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Serving: United States
Tom Vilsack, president of U.S. Dairy Export Council Alex Wong/Getty Images
BOOSTING EXPORTS: “Roughly 95% to 97% of the world’s population lives outside the U.S., and that is a population that continues to grow,” says Tom Vilsack, president of the U.S. Dairy Export Council. “There is a tremendous demand for dairy protein.”

Tom Vilsack sings praises of U.S. dairy industry across globe

The former ag secretary is now president of the U.S. Dairy Export Council.

For years, dairy farmers produced nearly all their milk for domestic consumption. That changed in the early 2000s, according to former U.S. ag secretary Tom Vilsack, who is president and CEO of the U.S. Dairy Export Council.

Vilsack spoke to 370 dairy farmers and industry representatives at the Second Annual Midwest Dairy Conference in St. Paul, Minn., on July 18.

Developing foreign markets

“There are some people who wonder why we focus on dairy exports when our domestic markets are so strong,” Vilsack said. “That’s because U.S. dairy farmers are so good — you keep producing more milk every year. Farmers are producing 1.5% more milk per year and were consuming 1% more milk every year. And the reality is, the world wants and needs our U.S. dairy products.

“Roughly 95% to 97% of the world’s population lives outside the U.S., and that is a population that continues to grow. It’s a younger population in developing and developed countries, where incomes are rising, the middle class is expanding, and cities are growing. There is a tremendous demand for dairy protein. So, in addition to having so many consumers for our products, the world needs and wants dairy.”

Vilsack discussed the purpose, accomplishments and goals of the U.S. Dairy Export Council.

“With resources provided through the dairy checkoff, we have hired more people to sell dairy products, and we have done a lot more promotion,” he explained. “We are continuing to look for new opportunities.”

Vilsack said the council is motivated to sell U.S. dairy products because it helps U.S. dairy producers be more profitable.

“We know if we sell more cheese, you will see your milk check go up,” he said. “It used to be 10 to 15 years ago we were selling commodity cheeses. Now we are selling award-winning specialty cheeses, and we have caught the attention of many countries who want our cheese. We are spreading the word to promote our cheese.”

With the trade war that started in July 2018 with China, which was the U.S.’ second-largest dairy customer, Vilsack said the U.S. is selling a lot fewer dairy products to China, but more to other countries.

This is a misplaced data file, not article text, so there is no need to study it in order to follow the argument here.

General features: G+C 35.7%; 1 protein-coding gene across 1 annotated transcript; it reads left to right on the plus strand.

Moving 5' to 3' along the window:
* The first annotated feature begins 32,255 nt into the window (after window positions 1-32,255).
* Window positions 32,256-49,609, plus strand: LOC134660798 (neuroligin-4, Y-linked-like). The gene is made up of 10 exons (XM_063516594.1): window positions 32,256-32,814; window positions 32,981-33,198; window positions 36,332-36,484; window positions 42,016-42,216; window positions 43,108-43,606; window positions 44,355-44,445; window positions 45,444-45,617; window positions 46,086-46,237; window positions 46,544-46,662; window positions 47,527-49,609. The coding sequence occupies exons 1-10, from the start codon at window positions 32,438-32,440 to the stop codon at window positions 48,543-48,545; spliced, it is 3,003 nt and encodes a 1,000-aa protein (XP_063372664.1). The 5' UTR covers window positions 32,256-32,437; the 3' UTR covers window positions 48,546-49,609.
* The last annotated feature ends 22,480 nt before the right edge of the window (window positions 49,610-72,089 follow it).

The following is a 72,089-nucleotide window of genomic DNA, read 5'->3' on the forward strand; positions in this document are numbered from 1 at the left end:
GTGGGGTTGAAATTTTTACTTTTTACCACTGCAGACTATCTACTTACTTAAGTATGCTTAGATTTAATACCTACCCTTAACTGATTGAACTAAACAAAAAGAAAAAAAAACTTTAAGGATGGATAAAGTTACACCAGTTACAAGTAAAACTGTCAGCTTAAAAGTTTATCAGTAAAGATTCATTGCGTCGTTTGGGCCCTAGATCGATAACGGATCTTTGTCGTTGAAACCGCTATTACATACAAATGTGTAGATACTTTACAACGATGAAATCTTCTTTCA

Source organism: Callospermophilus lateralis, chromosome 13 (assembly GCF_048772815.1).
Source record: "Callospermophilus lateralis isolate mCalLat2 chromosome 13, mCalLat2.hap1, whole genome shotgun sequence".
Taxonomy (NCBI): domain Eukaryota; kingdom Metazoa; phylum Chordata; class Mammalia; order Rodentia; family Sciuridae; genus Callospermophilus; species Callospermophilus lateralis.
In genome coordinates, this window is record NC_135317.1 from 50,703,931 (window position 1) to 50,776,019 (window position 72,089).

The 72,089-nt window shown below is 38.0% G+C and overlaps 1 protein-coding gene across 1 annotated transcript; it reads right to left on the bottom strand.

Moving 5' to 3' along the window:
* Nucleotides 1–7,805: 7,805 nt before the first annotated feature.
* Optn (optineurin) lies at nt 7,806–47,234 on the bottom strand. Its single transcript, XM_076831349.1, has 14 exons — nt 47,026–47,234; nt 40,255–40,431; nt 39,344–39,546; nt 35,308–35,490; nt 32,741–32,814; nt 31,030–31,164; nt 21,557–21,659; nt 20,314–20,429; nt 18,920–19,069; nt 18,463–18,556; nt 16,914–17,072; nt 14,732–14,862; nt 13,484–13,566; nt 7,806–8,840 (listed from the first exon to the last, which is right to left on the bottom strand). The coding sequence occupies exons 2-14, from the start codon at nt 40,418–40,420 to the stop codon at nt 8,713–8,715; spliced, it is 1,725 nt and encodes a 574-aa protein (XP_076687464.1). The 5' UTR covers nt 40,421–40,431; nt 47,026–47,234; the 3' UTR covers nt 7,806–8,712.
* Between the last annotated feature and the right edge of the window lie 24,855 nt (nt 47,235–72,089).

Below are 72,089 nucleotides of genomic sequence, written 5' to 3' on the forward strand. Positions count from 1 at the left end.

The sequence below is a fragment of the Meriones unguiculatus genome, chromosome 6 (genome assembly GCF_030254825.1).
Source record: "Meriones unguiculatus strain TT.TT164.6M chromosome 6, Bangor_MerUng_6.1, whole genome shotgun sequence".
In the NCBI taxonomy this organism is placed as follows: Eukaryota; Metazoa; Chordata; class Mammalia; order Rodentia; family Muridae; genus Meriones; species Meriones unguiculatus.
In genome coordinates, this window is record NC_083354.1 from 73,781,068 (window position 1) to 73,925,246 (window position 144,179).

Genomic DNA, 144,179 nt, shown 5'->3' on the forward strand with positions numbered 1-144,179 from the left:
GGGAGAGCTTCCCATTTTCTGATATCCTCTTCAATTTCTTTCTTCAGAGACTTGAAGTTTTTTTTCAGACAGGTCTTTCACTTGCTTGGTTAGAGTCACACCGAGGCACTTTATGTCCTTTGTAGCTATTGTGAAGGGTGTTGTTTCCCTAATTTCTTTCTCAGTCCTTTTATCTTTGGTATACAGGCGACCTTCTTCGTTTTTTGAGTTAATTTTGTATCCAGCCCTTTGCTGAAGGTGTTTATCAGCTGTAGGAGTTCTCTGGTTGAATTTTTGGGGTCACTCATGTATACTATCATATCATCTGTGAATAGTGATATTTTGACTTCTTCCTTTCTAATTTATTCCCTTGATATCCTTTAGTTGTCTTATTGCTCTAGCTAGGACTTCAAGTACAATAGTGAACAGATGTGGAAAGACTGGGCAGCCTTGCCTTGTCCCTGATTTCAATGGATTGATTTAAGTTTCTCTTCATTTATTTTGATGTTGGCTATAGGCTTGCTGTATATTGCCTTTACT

“This year we are doing more and better,” he said. “We had a record year in 2018 in sales, with nearly 16% of U.S. milk production being exported.”

Earlier this year, Vilsack said, the U.S. Dairy Export Council trained 70 people to work behind deli counters in Saudi Arabia and parts of Africa to sell cheese in these areas.

“We are also promoting our specialty cheeses to chefs,” Vilsack said. “We are selling a lot of U.S. cheese in Costco stores in foreign countries.”

Vilsack said the council is always looking for creative ways to sell U.S. dairy products.

“We have developed partnerships with countries like Singapore, where we are selling products like whey, cheese and other dairy products,” he explained. “We are trying to get insight into what products consumers are interested in in Vietnam and other countries with growing populations.”

Trade war

Vilsack said the U.S. Dairy Export Council is “still working with China, even though we have challenges with the tariffs.”

He said the council will hold ingredient innovation seminars in both China and Mexico, the U.S.’ No. 1 dairy customer, to let them know what products are available that they can work into their diets.

“We are telling the U.S. dairy story, which is a very compelling and exciting story,” Vilsack said, noting that foreign countries like how U.S. dairy producers are reducing greenhouse gas emissions and sustainably producing milk.

“I think that will help us boost dairy exports,” he said. “The U.S. brand is not only safe and nutritious, it is sustainable, too. We are also creating international alliances so we can walk in there with a number of votes, not just one vote.”

Vilsack said the European Union is trying to hold back the U.S. by saying our cheese can’t be called Parmesan, for example, because it is produced in the U.S. and not in Italy.

“The European Union knows the U.S. has an advantage in natural resources, land and university resources,” Vilsack said. “But we are pushing back, and we’re preventing them from taking away cheese names like Parmesan. We are looking for more ways to protect the U.S. dairy industry.”

Vilsack said he hopes the new trade agreement with Mexico and Canada — formerly known as the North American Free Trade Agreement — will be signed soon.

“I hope it will pass in the fall,” he said. “I’m not as confident that we will get an agreement with China. They have time on their side. Their leader is president for life. Ours has either one and a half or five and a half years left, depending on the 2020 election.”

Vilsack said that while agriculture is the ninth-largest industry in the U.S., when you combine food and agriculture, it becomes the No. 1 industry — larger than even the auto industry — employing 43 million Americans, or 28% of U.S. employees.

“When we talk to Congress, they listen,” he said. “When we’re working on trade agreements, that’s important.”

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